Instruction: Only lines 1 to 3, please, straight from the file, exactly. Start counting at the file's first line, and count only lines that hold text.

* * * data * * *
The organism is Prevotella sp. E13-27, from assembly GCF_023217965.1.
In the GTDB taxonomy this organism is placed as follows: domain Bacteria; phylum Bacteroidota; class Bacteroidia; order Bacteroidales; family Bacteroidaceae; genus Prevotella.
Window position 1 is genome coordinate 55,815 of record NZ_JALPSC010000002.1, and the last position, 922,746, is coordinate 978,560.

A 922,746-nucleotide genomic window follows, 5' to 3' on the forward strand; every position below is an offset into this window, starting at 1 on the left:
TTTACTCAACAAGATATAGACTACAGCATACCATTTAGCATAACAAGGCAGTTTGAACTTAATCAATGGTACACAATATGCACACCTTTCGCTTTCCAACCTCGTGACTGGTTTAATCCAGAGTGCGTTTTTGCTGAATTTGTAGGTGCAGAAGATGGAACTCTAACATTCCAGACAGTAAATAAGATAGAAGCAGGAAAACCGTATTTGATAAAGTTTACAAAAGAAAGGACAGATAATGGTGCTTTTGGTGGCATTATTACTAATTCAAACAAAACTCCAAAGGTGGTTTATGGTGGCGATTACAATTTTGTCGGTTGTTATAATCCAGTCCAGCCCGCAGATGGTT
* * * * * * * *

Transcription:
The organism is Prevotella sp. E13-27, from assembly GCF_023217965.1.
In the GTDB taxonomy this organism is placed as follows: domain Bacteria; phylum Bacteroidota; class Bacteroidia; order Bacteroidales; family Bacteroidaceae; genus Prevotella.
Window position 1 is genome coordinate 55,815 of record NZ_JALPSC010000002.1, and the last position, 922,746, is coordinate 978,560.